Parents Guide to Golf
Top 10 DON'TS
10. Focus the majority of conversations on Golf.
If your conversations with your child are dominated by their golf then they will recognise how important it is to you, even if you say it isn’t. This creates pressure.
9. Tell your child their opponent(s) aren’t good and they should beat them.
Again, this sets up an expectation that 'you can't fail'. What happens when they get behind? Pressure increases! Focus should be on their own game; effort, good decision making, tactics, improvement, fun, and being a good sport.
8. Coach your child from the sidelines.
As much as you may know about the game allow the Coach to do their job. Your coaching, unless well choreographed and based on what the coaches are saying, will only serve to confuse and frustrate your child. They will have a hard time trusting what the coach is telling them to do.
7. Criticise your child or even give your analysis after the game.
Allow your child some space to get over the round, calm down, and enjoy the time with their friends and reflecting on their performance. You want your child to learn lessons from golf, right? Well they will learn faster if you allow them to deal with it and then facilitate their ability to learn from the game and move on by asking questions and listening. Furthermore, your child knows when they have made a mistake. If not, their Coach can help.
6. Treat your child differently dependent upon whether he or she won or lost (or how they performed).
What message are we sending when after a good round we go get ice cream and after a poor one we go directly home? That when you play poorly you don’t deserve a treat – again, cranking up the importance and the pressure unintentionally. Be careful how you respond to your child after a round. Follow your post-round plans if possible. Maybe dinner won’t be as happy after a bad performance, but you will be exhibiting to your child that their treatment and your support are not contingent upon their performance. Also, you will be teaching a good lesson about emotional control, learning to lose with class, and moving on from tough performances.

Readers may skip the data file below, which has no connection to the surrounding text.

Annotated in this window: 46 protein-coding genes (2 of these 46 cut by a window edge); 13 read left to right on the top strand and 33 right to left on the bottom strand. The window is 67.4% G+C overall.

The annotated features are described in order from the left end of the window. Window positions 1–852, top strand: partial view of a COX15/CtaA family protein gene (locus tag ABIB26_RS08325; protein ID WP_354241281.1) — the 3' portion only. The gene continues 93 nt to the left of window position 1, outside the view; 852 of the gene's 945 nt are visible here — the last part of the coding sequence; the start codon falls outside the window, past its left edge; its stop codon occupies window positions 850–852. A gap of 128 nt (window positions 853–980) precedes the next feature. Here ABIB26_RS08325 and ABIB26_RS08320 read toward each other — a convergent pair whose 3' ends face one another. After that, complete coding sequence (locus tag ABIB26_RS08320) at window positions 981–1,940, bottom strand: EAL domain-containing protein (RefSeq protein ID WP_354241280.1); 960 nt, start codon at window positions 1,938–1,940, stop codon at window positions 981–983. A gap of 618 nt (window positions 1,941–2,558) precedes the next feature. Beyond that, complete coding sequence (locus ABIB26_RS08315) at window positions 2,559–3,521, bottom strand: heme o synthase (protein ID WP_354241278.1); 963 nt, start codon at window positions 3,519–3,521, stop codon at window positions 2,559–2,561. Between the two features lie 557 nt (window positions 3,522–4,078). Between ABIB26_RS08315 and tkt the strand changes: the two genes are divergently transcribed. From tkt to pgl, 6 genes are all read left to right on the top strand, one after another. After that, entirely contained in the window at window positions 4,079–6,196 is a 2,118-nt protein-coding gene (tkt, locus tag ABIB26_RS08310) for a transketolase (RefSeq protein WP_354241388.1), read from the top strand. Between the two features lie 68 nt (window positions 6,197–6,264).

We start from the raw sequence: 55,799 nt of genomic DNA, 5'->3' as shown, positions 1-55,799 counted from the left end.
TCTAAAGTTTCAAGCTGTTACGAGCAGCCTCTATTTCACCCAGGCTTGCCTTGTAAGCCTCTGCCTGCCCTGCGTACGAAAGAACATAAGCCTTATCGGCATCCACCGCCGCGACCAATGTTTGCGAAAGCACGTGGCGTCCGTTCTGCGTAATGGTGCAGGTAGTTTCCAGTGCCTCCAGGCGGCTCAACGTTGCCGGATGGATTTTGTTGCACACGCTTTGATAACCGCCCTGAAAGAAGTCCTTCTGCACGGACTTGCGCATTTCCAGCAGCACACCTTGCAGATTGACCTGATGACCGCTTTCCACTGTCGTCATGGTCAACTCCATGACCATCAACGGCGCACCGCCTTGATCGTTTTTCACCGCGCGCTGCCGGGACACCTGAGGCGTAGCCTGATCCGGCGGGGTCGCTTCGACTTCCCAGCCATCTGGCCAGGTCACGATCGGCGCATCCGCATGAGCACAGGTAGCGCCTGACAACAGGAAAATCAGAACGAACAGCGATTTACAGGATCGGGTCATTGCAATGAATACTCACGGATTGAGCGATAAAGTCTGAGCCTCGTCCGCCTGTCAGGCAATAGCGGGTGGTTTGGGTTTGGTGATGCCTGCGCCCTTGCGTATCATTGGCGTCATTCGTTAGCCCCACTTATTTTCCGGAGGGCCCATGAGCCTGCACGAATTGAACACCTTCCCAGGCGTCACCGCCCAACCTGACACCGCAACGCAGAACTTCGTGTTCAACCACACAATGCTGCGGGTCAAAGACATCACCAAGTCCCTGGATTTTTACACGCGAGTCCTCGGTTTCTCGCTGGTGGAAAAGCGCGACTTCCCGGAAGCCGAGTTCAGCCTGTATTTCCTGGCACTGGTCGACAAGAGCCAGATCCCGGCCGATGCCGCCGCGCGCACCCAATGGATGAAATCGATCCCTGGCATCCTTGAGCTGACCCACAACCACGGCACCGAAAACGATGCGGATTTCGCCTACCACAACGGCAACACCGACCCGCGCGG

5. Allow golf to dominate your child’s life.
Why? It is good to have great passion and pursue lofty goals. No doubt. At the same time, you want your child to learn balance in life. They will someday have to juggle being a father/mother, husband/wife, employee, boss, etc. More immediately, it is healthy for your child to consider themselves more than athletes. They should see themselves as a good student, a son or daughter, a brother or sister, a friend... and treat these roles with the importance they deserve. Moreover, having other pursuits will allow them to deal with the frustrations of sport.
4. Control all decision making relating to Golf.
Children want to have some say in their lives. They are looking to take more control. As a golf parent you want to allow your child to make decisions about his or her commitment to playing golf including the routines they need to follow to prepare for a round as well as take care of homework and studying. If you control everything they will resent you for it.
3. Consider your child’s Golf an investment for which you should receive something in return.
With pay-to-play golf becoming ever more commonplace it is easy to fall into this trap. Parents make an investment in time, money, transportation as well as emotional investment. However, do your best to not make your child feel like they need to perform because of your investment. Let them know that you will happily do all of these things no matter how they perform.
2. Exert pressure to win.
This is a no-brainer. When you pressure your child to win you are creating an expectation that your child does not have complete control over. This expectation creates stress and negative emotion. Again, focus on effort, sportsmanship, and things they can control. Then they can feel like a success in your eyes. Ultimately, that’s what every child longs for.
1. Put your interests ahead of your child’s interests.
Whenever you child plays Golf, be supportive. Go to tournaments and encourage them. Listen to them discuss their triumphs and frustrations. Always let them play for their own reasons not yours. Maybe you were an intense, driven athlete and maybe your child is not, and instead is happy with being a good club player. It’s their life let them live it. There is a fine line here. You want to teach your child to commit to a goal and pursue it with hard work and dedication. However, if your child has not shown the intense interest in Golf and has not for some time, save your self and your child the pain. Instead, push on striving academically – in a positive way, of course :)
Looking for more advice?
Now that you've read our Top 10 Don'ts, why not take a look at our Top 10 Parenting Do's and our Golf Parent Video, where we explain Vision54's concepts on how you can support your Junior Golfer: